Last Wednesday, President Biden unveiled his American Families Plan and highlighted the proposal in his remarks before a joint session of Congress. The American Families Plan
centers on “human” infrastructure issues such as childcare, paid leave, nutrition assistance, unemployment insurance, and pre-school and college aid.
The $1.8 trillion dollar proposal would largely be paid for by taxes, through changes to individual tax rates, capital gains rates, carried interest, real estate assessments, and increased IRS audits on high earners. Healthcare interests noted that the plan does not include substantial healthcare proposals aside from a permanent increase in insurance marketplace subsidies. House Democrats had been urging the president to tackle prescription drug prices and lower the Medicare eligibility age – issues that still may generate congressional attention. (While not including it in his proposal, the president in his remarks before Congress did stress the need for action on drug prices.)
The American Family Plan is the final of the three comprehensive proposals President Biden has announced: The $1.9 trillion American Rescue Plan focused on COVID pandemic aid and was passed on March 11; The $2.7 trillion American Jobs Plan was unveiled by the White House on March 31 and includes the administration’s infrastructure priorities. House and Senate Committees are working on drafting the details behind the proposal and the House has announced it hopes to pass its infrastructure bill by mid-summer; and last week’s $1.8 trillion American Families Plan.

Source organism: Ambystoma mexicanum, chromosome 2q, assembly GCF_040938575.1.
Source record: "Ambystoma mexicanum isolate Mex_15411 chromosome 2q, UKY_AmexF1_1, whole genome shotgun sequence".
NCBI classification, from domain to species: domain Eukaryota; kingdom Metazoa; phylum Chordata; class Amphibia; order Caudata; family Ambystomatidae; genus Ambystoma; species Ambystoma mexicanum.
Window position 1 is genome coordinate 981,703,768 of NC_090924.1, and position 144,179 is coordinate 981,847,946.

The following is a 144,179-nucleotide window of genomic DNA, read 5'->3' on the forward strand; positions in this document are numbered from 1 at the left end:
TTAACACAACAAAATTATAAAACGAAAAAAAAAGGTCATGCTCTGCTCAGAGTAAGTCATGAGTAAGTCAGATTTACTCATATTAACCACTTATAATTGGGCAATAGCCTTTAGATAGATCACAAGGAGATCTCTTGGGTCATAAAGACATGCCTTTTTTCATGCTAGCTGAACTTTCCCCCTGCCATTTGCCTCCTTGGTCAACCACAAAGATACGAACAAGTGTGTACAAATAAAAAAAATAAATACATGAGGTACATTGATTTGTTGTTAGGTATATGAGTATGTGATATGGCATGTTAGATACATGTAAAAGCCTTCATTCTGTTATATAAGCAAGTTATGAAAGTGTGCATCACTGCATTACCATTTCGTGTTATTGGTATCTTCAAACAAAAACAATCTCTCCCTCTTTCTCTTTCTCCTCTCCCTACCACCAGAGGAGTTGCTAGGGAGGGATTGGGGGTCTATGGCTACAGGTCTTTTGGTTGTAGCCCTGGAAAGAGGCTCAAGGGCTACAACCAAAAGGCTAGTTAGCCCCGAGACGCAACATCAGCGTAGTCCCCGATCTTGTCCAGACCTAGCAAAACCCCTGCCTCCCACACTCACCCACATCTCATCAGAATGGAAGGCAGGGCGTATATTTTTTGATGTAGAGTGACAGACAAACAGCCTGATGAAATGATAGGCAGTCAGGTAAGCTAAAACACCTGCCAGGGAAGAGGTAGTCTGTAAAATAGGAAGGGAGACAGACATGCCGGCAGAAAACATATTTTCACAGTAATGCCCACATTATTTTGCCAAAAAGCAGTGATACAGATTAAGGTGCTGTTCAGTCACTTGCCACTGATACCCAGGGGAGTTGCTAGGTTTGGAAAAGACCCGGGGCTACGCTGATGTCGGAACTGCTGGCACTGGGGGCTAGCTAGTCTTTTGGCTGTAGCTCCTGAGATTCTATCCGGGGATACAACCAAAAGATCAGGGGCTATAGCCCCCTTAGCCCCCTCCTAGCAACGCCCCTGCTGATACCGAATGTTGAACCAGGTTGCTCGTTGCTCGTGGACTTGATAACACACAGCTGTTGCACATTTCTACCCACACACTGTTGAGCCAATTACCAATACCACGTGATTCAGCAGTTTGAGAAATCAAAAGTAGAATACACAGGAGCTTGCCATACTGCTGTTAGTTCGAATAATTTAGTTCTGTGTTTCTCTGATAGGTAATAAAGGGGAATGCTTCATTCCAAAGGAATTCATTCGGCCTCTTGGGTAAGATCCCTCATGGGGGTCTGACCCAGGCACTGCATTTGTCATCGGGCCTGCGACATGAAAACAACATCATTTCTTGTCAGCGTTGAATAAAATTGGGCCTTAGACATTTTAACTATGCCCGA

For hospitals, the state and local aid and other COVID proposals included in the American Rescue Plan were appreciated, but none of these comprehensive plans include additional dollars for the Provider Relief Fund, nor possible revisions or loan forgiveness for the Medicare Advance and Accelerated Loan program – both priorities for hospital advocates.